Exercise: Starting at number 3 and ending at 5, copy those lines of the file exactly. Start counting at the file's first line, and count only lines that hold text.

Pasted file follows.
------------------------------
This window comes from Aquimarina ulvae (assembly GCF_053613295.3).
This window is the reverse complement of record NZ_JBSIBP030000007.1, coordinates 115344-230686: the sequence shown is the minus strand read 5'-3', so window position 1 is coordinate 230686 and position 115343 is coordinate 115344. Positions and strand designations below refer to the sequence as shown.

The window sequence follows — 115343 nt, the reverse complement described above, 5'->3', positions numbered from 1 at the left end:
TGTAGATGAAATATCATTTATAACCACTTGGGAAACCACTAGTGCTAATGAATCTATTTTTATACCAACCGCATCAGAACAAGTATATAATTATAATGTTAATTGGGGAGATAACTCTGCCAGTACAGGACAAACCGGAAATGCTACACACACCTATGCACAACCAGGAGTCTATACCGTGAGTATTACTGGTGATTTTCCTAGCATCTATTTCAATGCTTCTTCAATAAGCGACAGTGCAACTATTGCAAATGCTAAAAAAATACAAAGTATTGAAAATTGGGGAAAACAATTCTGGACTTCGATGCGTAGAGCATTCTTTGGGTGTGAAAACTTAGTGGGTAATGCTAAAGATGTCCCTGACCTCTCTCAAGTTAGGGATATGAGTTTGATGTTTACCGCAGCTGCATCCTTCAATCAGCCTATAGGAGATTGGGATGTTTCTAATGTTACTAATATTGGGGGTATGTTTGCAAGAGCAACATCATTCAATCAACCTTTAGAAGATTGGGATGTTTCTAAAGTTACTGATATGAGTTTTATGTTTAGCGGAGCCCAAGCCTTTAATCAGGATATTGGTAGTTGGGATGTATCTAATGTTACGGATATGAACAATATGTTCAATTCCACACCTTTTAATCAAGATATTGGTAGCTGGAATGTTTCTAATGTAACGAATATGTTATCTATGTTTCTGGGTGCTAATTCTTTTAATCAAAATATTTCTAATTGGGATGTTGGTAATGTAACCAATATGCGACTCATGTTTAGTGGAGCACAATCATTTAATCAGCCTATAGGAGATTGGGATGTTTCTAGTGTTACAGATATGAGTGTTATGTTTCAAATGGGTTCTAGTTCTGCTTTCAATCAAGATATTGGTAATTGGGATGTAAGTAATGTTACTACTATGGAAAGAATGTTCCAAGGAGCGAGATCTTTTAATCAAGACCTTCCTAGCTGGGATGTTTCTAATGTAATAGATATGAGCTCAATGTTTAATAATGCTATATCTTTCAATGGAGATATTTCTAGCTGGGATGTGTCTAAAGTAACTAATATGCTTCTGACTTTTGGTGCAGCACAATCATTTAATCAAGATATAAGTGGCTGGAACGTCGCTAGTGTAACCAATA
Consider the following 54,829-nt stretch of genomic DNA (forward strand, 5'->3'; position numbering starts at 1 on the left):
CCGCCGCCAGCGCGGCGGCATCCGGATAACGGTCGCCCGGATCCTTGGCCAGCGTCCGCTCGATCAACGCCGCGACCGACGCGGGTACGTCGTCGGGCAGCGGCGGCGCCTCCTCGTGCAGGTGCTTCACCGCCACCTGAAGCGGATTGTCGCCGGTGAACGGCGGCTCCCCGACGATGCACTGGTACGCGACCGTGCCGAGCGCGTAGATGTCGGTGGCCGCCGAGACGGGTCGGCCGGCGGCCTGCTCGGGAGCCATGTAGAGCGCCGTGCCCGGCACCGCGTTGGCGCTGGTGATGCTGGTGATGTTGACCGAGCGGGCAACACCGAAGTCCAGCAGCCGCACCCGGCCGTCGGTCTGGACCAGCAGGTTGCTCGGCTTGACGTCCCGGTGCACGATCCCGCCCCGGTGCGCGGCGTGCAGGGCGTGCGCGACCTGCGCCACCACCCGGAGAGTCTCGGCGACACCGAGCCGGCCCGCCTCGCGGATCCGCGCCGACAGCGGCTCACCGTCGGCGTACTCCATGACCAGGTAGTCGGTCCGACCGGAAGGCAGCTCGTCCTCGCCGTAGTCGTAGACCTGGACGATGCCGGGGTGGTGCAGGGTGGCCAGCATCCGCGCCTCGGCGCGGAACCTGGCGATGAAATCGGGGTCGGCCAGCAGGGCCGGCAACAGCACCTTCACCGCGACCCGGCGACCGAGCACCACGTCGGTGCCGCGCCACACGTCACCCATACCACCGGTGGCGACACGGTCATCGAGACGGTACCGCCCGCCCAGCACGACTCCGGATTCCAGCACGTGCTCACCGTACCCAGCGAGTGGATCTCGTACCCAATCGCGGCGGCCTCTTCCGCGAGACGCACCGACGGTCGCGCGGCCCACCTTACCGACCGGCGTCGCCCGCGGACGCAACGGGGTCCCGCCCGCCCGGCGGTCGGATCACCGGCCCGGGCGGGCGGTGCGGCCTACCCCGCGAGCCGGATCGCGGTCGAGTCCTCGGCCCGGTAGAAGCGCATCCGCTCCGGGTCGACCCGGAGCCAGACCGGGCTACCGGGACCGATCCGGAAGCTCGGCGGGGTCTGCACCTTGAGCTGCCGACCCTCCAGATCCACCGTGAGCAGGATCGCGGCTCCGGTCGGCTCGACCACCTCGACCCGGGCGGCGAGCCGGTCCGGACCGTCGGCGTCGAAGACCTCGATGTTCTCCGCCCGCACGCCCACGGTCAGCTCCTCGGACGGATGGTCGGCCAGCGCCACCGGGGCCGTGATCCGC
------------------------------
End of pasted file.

The window sequence follows — 115343 nt, the reverse complement described above, 5'->3', positions numbered from 1 at the left end:
TGTAGATGAAATATCATTTATAACCACTTGGGAAACCACTAGTGCTAATGAATCTATTTTTATACCAACCGCATCAGAACAAGTATATAATTATAATGTTAATTGGGGAGATAACTCTGCCAGTACAGGACAAACCGGAAATGCTACACACACCTATGCACAACCAGGAGTCTATACCGTGAGTATTACTGGTGATTTTCCTAGCATCTATTTCAATGCTTCTTCAATAAGCGACAGTGCAACTATTGCAAATGCTAAAAAAATACAAAGTATTGAAAATTGGGGAAAACAATTCTGGACTTCGATGCGTAGAGCATTCTTTGGGTGTGAAAACTTAGTGGGTAATGCTAAAGATGTCCCTGACCTCTCTCAAGTTAGGGATATGAGTTTGATGTTTACCGCAGCTGCATCCTTCAATCAGCCTATAGGAGATTGGGATGTTTCTAATGTTACTAATATTGGGGGTATGTTTGCAAGAGCAACATCATTCAATCAACCTTTAGAAGATTGGGATGTTTCTAAAGTTACTGATATGAGTTTTATGTTTAGCGGAGCCCAAGCCTTTAATCAGGATATTGGTAGTTGGGATGTATCTAATGTTACGGATATGAACAATATGTTCAATTCCACACCTTTTAATCAAGATATTGGTAGCTGGAATGTTTCTAATGTAACGAATATGTTATCTATGTTTCTGGGTGCTAATTCTTTTAATCAAAATATTTCTAATTGGGATGTTGGTAATGTAACCAATATGCGACTCATGTTTAGTGGAGCACAATCATTTAATCAGCCTATAGGAGATTGGGATGTTTCTAGTGTTACAGATATGAGTGTTATGTTTCAAATGGGTTCTAGTTCTGCTTTCAATCAAGATATTGGTAATTGGGATGTAAGTAATGTTACTACTATGGAAAGAATGTTCCAAGGAGCGAGATCTTTTAATCAAGACCTTCCTAGCTGGGATGTTTCTAATGTAATAGATATGAGCTCAATGTTTAATAATGCTATATCTTTCAATGGAGATATTTCTAGCTGGGATGTGTCTAAAGTAACTAATATGCTTCTGACTTTTGGTGCAGCACAATCATTTAATCAAGATATAAGTGGCTGGAACGTCGCTAGTGTAACCAATA
Consider the following 54,829-nt stretch of genomic DNA (forward strand, 5'->3'; position numbering starts at 1 on the left):